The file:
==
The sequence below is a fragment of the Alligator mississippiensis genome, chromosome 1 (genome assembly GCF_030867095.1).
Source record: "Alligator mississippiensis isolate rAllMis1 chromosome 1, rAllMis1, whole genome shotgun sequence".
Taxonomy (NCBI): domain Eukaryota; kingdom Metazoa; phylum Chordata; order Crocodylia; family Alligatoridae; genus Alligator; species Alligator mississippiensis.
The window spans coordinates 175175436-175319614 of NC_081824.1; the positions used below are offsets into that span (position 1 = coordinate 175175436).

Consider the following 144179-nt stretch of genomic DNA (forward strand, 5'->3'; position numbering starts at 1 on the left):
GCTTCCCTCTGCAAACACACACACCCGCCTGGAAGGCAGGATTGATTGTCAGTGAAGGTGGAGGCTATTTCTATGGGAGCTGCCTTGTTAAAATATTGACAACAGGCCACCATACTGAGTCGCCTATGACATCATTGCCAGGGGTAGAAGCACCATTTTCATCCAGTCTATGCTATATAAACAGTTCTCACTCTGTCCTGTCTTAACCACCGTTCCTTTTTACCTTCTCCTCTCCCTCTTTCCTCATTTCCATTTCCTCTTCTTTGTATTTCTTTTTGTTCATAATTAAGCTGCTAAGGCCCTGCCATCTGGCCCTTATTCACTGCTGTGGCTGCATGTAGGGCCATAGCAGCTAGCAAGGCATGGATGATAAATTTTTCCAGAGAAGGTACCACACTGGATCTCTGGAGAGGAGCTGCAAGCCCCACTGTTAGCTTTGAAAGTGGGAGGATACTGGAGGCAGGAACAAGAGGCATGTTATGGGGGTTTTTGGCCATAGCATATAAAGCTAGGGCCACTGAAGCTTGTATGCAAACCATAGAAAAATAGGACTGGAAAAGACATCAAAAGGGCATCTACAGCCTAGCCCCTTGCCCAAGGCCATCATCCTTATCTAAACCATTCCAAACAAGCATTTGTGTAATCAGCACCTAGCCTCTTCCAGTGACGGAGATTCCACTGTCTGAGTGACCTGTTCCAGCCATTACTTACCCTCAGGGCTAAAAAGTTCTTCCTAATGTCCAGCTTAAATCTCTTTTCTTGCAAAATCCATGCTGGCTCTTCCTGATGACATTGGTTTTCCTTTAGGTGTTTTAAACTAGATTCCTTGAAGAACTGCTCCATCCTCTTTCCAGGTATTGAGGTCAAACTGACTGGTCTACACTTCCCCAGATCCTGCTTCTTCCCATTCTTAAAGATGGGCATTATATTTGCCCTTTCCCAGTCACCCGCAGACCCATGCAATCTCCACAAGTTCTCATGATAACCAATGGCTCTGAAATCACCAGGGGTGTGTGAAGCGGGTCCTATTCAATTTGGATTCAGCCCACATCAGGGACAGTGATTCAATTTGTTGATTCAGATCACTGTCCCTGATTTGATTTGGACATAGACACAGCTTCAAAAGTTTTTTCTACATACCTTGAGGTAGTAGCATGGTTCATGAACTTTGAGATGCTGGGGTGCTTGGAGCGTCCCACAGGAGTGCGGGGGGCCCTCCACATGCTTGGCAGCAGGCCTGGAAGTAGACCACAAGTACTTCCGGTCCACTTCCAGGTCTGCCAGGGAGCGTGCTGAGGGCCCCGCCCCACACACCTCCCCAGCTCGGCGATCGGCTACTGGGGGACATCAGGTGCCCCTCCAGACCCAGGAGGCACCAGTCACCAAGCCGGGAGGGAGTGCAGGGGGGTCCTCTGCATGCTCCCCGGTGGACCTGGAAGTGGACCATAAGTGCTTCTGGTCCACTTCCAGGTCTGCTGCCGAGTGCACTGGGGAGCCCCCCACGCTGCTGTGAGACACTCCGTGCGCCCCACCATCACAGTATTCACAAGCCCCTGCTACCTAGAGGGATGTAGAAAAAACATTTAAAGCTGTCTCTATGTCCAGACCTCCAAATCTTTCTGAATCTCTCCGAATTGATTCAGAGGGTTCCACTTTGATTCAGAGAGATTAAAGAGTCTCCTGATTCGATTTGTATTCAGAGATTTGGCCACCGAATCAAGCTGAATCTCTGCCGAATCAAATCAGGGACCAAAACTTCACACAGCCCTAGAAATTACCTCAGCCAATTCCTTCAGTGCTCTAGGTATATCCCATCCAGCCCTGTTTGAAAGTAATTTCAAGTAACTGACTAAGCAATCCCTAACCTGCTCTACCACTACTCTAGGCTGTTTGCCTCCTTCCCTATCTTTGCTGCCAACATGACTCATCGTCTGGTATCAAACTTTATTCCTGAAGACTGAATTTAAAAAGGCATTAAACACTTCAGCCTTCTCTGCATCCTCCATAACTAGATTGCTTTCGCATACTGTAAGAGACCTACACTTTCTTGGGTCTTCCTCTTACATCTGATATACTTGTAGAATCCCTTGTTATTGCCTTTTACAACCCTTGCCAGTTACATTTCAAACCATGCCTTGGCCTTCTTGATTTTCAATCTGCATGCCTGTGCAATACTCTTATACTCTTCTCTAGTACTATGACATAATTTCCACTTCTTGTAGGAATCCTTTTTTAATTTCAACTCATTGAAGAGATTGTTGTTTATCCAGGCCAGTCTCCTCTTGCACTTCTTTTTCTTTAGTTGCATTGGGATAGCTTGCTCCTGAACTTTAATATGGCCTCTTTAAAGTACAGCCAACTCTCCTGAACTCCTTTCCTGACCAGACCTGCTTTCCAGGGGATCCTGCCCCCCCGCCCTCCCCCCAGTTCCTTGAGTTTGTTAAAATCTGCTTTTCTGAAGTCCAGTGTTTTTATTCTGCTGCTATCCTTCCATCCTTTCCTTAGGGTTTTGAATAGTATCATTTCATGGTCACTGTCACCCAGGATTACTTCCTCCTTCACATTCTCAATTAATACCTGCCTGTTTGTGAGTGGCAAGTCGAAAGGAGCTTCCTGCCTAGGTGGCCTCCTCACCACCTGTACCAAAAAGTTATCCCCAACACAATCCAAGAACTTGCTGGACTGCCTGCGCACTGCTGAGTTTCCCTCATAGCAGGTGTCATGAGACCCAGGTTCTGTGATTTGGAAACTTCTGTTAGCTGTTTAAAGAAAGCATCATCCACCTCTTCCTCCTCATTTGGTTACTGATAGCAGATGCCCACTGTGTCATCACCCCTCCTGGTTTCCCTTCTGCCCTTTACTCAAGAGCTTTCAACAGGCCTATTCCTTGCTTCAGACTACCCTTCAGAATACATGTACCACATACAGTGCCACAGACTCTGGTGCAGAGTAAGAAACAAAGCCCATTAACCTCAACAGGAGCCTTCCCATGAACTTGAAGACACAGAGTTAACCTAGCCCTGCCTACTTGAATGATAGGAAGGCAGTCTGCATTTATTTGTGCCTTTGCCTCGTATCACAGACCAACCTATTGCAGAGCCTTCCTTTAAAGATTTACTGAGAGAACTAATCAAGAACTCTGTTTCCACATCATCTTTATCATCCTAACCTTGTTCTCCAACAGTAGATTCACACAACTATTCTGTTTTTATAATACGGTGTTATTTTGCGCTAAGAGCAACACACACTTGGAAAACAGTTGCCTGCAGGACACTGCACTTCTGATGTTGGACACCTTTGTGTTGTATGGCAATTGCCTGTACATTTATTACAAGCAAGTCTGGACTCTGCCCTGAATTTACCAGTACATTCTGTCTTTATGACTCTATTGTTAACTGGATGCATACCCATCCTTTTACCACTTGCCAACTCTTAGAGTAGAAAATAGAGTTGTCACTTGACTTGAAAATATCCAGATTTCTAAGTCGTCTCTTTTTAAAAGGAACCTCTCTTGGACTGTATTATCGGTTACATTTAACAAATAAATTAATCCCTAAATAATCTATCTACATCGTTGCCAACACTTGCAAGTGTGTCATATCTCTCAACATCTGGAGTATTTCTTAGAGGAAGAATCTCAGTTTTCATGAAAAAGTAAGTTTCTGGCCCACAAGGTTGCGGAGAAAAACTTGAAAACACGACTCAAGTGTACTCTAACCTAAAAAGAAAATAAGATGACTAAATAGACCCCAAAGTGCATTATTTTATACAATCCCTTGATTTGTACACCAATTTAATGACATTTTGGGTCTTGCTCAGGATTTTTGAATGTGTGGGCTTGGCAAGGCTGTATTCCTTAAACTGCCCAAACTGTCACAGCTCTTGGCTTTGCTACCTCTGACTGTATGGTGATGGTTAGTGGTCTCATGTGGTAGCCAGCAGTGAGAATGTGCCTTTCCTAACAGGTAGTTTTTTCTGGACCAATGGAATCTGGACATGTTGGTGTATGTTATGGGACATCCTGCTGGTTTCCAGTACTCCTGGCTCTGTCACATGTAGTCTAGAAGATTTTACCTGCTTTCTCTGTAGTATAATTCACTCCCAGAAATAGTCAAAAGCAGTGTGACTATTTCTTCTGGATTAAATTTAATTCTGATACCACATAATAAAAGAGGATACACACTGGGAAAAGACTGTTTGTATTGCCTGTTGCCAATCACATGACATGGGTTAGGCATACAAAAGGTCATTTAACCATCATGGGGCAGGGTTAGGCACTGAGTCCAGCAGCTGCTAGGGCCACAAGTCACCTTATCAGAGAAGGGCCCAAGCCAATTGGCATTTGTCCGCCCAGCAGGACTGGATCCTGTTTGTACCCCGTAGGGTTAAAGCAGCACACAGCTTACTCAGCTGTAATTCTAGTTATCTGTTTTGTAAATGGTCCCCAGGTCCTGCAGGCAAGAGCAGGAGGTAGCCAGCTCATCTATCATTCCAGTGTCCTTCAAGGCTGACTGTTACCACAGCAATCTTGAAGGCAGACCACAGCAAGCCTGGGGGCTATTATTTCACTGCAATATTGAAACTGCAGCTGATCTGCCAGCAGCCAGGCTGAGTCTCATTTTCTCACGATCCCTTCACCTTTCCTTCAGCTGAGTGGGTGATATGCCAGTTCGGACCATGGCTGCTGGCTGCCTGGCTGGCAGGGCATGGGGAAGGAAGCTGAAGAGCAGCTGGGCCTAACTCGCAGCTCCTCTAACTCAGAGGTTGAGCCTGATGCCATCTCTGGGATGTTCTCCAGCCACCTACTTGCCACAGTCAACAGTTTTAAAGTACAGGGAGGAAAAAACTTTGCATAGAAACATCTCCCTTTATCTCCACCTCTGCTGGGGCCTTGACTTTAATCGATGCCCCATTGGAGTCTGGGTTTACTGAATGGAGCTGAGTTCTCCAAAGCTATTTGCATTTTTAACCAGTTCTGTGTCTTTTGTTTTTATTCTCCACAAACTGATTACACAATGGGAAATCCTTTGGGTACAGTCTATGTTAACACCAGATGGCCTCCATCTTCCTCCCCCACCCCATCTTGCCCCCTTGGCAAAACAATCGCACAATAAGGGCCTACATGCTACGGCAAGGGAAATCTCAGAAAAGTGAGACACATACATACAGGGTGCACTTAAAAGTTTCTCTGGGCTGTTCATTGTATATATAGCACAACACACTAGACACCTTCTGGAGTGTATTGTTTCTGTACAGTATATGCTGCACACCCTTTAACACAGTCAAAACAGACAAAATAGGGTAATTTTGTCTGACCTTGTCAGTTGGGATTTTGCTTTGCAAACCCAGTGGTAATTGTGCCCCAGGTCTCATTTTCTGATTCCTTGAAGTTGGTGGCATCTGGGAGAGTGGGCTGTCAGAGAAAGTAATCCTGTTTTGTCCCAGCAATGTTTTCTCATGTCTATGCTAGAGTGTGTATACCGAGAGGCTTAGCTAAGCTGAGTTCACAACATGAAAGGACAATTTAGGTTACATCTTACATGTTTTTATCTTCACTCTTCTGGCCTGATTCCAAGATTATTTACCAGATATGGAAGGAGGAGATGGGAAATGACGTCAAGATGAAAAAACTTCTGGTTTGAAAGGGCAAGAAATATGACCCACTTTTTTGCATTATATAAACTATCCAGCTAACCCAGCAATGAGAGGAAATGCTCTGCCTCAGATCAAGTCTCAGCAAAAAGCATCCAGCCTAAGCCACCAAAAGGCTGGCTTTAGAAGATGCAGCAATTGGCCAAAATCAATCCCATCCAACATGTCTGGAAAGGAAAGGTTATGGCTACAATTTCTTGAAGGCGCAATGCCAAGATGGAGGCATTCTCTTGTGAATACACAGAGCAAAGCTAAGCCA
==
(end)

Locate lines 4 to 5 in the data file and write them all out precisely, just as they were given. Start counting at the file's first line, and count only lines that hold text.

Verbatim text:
The window spans coordinates 175175436-175319614 of NC_081824.1; the positions used below are offsets into that span (position 1 = coordinate 175175436).

Consider the following 144179-nt stretch of genomic DNA (forward strand, 5'->3'; position numbering starts at 1 on the left):